In simple terms this means that our leader must help us see the allure of living with Divine purpose. We already know the allure of gourmet food, exciting sport and leisure. Our spiritual guide must show us how much more exciting these activities can be when laced with inner meaning and abiding purpose. He must show us that endowing these endeavors with true content, can bring them to life.

Living life just to please self can only satisfy in the short term. In the long term we must learn to live for a higher goal and nobler purpose if we hope derive satisfaction from life. Our leader must live with and for G-d at every moment, must feel the pure joy that comes from a melting soul and a flaming heart. Our leader must show us what true love for G-d looks like. Our leader must illustrate utter devotion, inner passion and ecstatic delight for a Mitzvah. When we see this lived out by a fellow human being, who is at once just like us and a cut above us, it inspires us to bridge our own gap.

A leader must relate to the Lord of spirit and to those, who are all flesh. A leader must serve as a bridge between the two and thus show the people how to bridge it themselves. This is what Moses sought.

Just Like Sinai

At Sinai every Jew felt the palpable excitement of proximity to G-d. It was a fleeting moment, but enough to show us that it can be done. At Sinai the inspiration was handed down from above when G-d suddenly revealed His spirit and illustrated its incredible attraction and allure. At that moment we knew with acute clarity that material pleasures pale in comparison to the spiritual.

However, the Sinai experience wasn’t lasting. When it ended, so did the inspiration. This is because G-d wants us to generate our own inspiration. He wants us to be inspired without His help and gave us a Torah to show us how.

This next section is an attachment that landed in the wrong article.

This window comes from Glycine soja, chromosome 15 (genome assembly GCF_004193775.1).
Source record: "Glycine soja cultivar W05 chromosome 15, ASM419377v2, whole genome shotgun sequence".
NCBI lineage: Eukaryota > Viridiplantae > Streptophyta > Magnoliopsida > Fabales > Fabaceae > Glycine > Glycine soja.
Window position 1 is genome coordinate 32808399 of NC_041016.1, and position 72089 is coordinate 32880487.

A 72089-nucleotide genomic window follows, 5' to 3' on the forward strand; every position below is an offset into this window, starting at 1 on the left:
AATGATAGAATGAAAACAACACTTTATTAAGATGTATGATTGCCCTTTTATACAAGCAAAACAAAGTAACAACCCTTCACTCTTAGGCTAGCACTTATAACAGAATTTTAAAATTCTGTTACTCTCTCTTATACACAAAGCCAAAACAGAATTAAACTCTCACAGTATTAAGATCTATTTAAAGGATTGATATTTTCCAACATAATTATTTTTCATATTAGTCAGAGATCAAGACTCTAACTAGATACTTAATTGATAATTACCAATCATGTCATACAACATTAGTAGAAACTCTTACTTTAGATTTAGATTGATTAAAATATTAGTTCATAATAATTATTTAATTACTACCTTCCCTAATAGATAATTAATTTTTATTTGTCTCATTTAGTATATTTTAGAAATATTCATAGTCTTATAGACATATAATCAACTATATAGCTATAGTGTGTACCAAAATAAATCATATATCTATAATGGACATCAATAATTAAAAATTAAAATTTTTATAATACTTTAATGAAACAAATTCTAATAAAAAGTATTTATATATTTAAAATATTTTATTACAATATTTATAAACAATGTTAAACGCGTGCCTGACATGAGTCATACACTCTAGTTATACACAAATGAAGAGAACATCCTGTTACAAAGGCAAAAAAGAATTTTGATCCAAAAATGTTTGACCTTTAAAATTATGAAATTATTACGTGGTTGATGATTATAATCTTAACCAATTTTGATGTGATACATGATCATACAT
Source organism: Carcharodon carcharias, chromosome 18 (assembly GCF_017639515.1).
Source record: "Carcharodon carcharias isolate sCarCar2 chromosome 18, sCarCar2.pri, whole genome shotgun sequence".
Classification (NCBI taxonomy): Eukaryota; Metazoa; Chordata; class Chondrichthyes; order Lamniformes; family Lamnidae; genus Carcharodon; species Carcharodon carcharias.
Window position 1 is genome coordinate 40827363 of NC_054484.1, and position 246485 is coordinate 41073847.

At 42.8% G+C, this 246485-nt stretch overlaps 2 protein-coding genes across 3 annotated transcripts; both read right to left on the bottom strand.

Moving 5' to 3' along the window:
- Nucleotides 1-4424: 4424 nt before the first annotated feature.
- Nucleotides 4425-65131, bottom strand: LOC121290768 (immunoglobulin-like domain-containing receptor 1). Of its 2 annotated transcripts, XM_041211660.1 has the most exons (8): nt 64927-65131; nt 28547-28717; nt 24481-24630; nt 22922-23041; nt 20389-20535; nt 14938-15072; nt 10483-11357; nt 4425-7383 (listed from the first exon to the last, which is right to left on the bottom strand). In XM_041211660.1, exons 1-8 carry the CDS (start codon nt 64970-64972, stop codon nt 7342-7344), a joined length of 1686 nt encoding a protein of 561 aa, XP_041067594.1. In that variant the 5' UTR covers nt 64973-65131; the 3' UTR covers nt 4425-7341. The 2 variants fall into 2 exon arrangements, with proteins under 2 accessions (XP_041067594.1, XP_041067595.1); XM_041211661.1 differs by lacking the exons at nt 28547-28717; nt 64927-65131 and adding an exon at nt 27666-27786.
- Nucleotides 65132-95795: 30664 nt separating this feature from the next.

Shortly after Moses prayed for a leader that would bridge the gap between flesh and spirit G-d gave Moses the Mitzvah of the daily offering. Every morning and evening, a burned offering was brought upon the Altar in the Temple.

A constant ascendant offering, [as was] done at Sinai, for a pleasing fragrance, a fire to G-d.”[2] The simple meaning is that we are required to offer the same offering in the Temple that was offered by Moses at Sinai. The deeper meaning is that we are required to recreate the Sinai inspiration every day.

We must fan the flames of our fiery passion for G-d and recreate the love for holiness, allure of the spiritual and desire for soulfulness that permeated us at Sinai. The true meaning of an ascendant offering is that our entire soul ascends. Our mindset is uplifted to the point that rather than feel the allure for worldly pleasures we are attracted to G-d through Torah and Mitzvah.

It is possible to live a decadent if permissible lifestyle and lay the blame for our lack of spirituality at G-d’s feet. Out of their love for their fellow Jew, the Chassidic Masters did just that when they blamed the sins of the Jew on the evil inclination placed in them by G-d. But that is only acceptable to justify the sins of others. When we look at ourselves we must remember to bring an ascendant offering. We can ascend.  It is within our power to ascend. And if we can then we must.



[1] Numbers 27:16. See commentary of Kedushat Levi on this verse.

[2] Numbers 28:6. See commentary of Kedushat Levi on this verse.